Now, go make something rad!

 

How to Stay Motivated with Your Art

Lack of motivation. Every artist has experienced it. The necessities of daily life weigh your creative soul down like an anchor. You have nothing left to give your art that day. So you surrender to the despair in your soul and proceed to binge-watch three episodes of "Pretty Little Liars" on Netflix or mindlessly burn time on social media.

Other times you DO feel motivated to be artistically productive. Maybe you captured a great idea and the motivation to draw or paint flows like pure water from the nourishing river of your soul. Art is born effortlessly.

What is the happy medium between these two polar opposite experiences in the life of the artist?

It’s a lot more simple than you think.

It’s not easy, but it's simple.

The common factor between those two opposite experiences is your feelings.

Today that changes. From here on out,  you won't look to your emotions for motivation.

So what's your new secret to staying creatively motivated? Ready?

Here it is.

You set aside time daily where you choose to work on your art.

Sometimes you’ll feel like it. Other times you won’t. But the good news is that the emotional component is now entirely irrelevant to you.

What you’re doing now is looking to the future. What goals do you want to accomplish with your art? Keep that in mind. Because you’re going to refer back to those again and again every day when you sit down to make art.

Choose to be Consistent

I’ve heard that Jerry Seinfeld, as a young comedian, had a large calendar on his wall. Every day he sat down to write new material, he put an X on that day. His goal was to have an unbroken chain of X’s on this calendar.

What Jerry Seinfeld learned is that the simple act of sitting down daily to write will itself bear the fruit of productivity.

Schedule a Time

So the next question is when?

And that my friends is totally up to you, your work schedule and whether you’re a morning person or a night owl.

I’ve always been a night owl, but I’m now learning there is a advantage to getting up early and working on your art first thing.

That is of secondary importance at this point. The important thing is that you find some quiet,  uninterrupted time to focus and work on your art.

While a few minutes here or there sketching is better than nothing, what you want is a good solid block of 1 to 2 hours of “deep work time." That's the state where time disappears and you are the most productive because you’re the most focused. Focus is key here.

Have a Plan

Plan your art goals weeks in advance. For instance, if you’re going to do a series of drawings or paintings inspired by something like Star Wars, have the next project in mind for what you will work on next.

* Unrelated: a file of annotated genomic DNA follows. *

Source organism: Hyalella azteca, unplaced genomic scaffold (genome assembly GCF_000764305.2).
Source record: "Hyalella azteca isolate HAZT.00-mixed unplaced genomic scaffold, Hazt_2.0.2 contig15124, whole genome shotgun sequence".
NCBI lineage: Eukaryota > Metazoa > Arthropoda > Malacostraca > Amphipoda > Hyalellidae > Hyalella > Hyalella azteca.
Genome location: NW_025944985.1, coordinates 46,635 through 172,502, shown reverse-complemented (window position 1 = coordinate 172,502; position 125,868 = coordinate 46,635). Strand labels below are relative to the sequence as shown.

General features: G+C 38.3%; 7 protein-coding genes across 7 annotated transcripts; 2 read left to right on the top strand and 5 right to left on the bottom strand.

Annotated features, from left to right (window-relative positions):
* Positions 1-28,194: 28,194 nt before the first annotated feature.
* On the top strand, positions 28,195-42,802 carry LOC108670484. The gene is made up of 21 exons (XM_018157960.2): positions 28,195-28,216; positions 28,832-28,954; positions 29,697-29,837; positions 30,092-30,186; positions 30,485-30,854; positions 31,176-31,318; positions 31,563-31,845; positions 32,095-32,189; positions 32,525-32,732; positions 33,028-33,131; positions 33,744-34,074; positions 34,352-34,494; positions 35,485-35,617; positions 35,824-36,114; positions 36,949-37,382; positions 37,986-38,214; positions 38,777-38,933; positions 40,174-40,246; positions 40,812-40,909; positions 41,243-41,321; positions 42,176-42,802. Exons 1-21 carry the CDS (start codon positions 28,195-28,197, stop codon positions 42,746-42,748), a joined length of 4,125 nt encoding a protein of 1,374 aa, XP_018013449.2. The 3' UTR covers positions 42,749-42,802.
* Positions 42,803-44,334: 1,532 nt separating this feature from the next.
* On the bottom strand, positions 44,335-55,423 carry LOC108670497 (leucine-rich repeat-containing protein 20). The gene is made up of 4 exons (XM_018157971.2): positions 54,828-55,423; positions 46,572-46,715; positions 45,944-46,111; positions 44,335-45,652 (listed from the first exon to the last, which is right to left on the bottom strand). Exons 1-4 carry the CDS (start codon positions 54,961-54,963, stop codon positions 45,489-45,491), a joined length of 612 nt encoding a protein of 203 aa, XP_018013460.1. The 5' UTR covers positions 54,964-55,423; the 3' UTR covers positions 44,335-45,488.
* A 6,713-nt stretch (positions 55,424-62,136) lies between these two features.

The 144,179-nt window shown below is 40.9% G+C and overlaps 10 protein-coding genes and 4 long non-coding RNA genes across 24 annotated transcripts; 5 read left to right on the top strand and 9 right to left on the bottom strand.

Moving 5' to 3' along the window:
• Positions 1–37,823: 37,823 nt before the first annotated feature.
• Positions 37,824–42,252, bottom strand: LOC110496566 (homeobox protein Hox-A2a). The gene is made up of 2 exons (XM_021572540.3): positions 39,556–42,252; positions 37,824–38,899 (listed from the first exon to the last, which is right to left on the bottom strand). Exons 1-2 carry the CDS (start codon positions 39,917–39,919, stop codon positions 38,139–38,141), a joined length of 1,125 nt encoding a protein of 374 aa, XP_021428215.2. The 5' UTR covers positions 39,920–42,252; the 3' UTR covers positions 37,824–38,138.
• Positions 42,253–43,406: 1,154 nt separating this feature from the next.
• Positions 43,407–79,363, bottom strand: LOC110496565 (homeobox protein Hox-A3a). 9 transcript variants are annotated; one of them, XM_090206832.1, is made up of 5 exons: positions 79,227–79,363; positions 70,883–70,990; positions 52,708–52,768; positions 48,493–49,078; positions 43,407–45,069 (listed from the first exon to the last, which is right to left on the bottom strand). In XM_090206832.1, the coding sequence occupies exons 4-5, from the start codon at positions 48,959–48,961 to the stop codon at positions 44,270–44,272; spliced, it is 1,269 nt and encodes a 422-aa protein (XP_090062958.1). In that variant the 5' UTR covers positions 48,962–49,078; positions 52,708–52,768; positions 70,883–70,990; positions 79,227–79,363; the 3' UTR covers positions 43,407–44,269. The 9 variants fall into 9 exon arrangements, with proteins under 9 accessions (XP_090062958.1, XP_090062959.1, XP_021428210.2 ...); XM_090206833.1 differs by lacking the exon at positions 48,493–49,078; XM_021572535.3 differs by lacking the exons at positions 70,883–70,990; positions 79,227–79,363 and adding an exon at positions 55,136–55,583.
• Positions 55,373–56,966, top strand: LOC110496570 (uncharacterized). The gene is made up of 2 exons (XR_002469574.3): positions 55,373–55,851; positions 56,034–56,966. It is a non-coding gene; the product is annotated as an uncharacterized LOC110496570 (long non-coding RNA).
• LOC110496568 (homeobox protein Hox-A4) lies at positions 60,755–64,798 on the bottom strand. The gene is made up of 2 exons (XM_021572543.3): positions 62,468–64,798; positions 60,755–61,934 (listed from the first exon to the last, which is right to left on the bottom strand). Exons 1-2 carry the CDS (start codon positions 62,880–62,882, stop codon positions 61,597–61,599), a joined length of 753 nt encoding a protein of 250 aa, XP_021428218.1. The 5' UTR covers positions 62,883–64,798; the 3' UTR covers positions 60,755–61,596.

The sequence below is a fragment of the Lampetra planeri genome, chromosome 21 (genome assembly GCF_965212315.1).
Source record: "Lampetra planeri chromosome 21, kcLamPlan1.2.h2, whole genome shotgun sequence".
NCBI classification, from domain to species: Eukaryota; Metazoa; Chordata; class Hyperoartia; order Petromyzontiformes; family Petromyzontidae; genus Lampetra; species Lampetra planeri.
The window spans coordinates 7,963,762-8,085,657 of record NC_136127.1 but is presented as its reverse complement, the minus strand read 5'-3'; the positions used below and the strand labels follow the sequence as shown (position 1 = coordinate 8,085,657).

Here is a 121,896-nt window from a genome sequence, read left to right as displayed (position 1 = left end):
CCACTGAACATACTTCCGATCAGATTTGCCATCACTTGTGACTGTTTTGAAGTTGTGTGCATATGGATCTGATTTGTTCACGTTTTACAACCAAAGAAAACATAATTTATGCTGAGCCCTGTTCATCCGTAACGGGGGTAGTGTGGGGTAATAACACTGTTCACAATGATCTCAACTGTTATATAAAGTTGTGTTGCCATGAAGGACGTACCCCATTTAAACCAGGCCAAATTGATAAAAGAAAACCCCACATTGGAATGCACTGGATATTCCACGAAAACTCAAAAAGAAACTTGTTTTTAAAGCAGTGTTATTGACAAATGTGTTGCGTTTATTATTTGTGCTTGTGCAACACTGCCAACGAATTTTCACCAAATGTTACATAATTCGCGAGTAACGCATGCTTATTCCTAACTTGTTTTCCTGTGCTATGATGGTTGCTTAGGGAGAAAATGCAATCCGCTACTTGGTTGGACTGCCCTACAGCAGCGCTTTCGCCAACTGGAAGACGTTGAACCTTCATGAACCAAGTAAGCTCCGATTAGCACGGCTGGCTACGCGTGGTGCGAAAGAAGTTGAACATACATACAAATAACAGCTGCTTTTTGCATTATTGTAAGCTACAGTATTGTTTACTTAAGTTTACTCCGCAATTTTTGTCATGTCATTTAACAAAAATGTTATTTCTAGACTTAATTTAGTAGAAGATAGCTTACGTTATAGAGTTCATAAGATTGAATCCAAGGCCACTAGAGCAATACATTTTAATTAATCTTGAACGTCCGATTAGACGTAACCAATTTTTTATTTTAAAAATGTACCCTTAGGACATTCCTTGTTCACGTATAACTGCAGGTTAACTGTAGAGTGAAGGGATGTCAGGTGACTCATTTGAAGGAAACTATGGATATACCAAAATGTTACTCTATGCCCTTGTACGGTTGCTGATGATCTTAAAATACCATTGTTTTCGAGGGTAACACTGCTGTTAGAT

Keep your pipeline full. Having commissions and freelance projects also helps maintain momentum.

Let’s review.

Sometimes you feel like working on your art. Sometimes you don’t feel like working on your art. That doesn’t matter now.

What matters is that you’re going to choose to make time daily to work on your art.

The next thing you’re going to do is look ahead. What will you work on after you’re done with this project? Keep your pipeline full.

So, the next time you come home from work and feel like doing nothing but sitting in front of the TV and watch binge watching Netflix; you’re going to give the middle finger to Netflix, your phone, and social media.

You will politely, but firmly tell them,“I love you, but I’m seeing somebody else tonight.”

You’re going to go over to your drawing table, open up your sketchbook and draw. You’re going to do this every day. Whether you feel like it or not.

There’s a lot of things you do every day because you have to. You might not feel like getting out of bed in the morning to go to your job. But you do, because you have bills to pay and you also like to eat.

From now on, you’re going to approach your art like it’s not an option. Because it's not an option. An artist must make art. You must make art.

Now, go make something RAD!

5 Ways to Punch Through Artist Block: Part 2

In my last article, I offered five ways to punch through artist’s block. This week I’m going to give you five more ways to decimate the thing that stands between you and creative productivity!

Let’s get started.

Step 1. Draw from life.

The easiest solution to not knowing what to draw? Draw what’s in front of you. Draw your friends. Draw your pet. Draw something in the room you’re in. Draw your reflection in the mirror.

This is an easy go to and it’s always a great practice to go back to the basics.

Step 2. Choose a long-term background project.

In 2007 I started my first graphic novel, “Julius Destructus”. I had no idea what I was doing. It was a huge goal that literally took me about four years to accomplish. All I knew was that I had to make a graphic novel.

There was always work to do on it. Sometimes I would put it down for months at a time and then come back to it. Eventually, I made enough headway that it propelled me to the finish line on it.

I figured it out as I went along. Don’t be afraid to do that! It’s how you learn.
So choose a big project. Not overwhelmingly big, but big enough that it stretches you, and takes you to the next rung of your skill and knowledge ladder.

Here are a couple ideas:

1. Pick a theme and do a series of five drawings or paintings about that theme.
2. Write a short children’s book and illustrate it.